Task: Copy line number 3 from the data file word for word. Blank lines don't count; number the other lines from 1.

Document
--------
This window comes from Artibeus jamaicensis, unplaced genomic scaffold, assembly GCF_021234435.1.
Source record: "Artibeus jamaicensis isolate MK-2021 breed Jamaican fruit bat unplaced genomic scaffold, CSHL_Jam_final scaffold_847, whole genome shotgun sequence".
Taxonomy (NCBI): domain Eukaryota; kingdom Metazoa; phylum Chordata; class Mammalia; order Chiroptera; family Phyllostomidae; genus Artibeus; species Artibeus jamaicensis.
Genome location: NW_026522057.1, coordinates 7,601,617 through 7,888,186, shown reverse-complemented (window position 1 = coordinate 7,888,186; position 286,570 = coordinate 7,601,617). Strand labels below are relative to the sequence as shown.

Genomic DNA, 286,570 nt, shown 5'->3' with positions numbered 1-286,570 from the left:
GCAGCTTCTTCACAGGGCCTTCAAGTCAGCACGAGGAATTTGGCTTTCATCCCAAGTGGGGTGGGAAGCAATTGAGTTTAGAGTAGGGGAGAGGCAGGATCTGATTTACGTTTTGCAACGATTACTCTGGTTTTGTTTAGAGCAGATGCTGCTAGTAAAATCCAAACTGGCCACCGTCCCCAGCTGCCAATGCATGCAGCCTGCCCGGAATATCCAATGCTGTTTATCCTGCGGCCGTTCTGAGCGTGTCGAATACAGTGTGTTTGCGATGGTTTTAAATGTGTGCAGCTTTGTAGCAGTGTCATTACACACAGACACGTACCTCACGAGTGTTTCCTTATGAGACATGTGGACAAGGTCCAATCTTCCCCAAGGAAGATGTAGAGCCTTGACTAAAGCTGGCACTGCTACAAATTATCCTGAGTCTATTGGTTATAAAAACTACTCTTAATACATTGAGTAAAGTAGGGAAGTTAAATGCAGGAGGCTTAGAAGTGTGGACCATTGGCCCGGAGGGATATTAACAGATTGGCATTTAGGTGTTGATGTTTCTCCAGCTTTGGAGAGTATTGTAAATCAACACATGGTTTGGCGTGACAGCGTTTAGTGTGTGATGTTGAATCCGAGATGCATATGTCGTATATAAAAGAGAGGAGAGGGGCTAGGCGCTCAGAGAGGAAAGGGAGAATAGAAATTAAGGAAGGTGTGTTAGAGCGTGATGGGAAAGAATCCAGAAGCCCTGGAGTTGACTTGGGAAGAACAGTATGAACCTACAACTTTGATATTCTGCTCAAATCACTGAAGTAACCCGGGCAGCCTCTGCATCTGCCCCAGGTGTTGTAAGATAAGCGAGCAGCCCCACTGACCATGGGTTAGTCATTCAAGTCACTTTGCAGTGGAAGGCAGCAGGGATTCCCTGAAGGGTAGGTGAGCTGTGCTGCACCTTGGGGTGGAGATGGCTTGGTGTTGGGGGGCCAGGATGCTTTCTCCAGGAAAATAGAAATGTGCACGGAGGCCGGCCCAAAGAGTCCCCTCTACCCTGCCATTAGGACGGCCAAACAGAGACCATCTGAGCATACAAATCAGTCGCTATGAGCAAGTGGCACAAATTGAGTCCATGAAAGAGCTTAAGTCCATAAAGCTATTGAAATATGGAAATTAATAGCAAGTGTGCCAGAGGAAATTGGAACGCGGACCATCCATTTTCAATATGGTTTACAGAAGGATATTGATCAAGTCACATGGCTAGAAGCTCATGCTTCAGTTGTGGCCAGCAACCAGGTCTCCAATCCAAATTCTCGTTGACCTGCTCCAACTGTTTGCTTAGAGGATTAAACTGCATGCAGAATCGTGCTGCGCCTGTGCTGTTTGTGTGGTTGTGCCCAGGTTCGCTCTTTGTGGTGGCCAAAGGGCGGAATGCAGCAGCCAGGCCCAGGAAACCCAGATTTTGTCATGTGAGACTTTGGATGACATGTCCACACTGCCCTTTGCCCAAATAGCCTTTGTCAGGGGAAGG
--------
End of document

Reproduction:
Taxonomy (NCBI): domain Eukaryota; kingdom Metazoa; phylum Chordata; class Mammalia; order Chiroptera; family Phyllostomidae; genus Artibeus; species Artibeus jamaicensis.